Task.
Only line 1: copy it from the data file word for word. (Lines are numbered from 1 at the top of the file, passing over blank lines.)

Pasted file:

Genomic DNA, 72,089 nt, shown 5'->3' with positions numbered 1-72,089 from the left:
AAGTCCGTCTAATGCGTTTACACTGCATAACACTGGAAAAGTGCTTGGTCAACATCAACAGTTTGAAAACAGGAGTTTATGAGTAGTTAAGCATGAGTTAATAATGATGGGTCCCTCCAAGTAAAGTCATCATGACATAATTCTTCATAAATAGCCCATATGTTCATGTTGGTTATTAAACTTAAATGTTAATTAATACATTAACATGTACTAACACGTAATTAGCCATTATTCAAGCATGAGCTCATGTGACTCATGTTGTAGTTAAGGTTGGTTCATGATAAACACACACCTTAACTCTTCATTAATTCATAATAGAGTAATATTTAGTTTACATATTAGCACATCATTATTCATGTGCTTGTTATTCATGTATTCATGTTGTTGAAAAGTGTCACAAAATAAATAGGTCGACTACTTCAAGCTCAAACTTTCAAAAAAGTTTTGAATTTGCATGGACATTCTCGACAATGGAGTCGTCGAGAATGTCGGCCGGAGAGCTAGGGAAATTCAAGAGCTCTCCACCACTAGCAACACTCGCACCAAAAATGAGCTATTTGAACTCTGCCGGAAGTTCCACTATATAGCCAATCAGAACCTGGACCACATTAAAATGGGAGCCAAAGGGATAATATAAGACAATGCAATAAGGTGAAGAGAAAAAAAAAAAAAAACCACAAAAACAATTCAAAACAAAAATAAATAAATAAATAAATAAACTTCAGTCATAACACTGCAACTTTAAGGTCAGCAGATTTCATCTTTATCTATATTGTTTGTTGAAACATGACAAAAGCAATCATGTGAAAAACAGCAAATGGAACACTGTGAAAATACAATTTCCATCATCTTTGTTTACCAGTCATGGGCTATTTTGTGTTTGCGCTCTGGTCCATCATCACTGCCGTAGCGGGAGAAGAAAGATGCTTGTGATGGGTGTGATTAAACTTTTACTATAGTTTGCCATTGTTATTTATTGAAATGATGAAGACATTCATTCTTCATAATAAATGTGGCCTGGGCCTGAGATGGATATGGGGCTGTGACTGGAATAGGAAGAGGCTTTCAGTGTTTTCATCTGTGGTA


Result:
Genomic DNA, 72,089 nt, shown 5'->3' with positions numbered 1-72,089 from the left: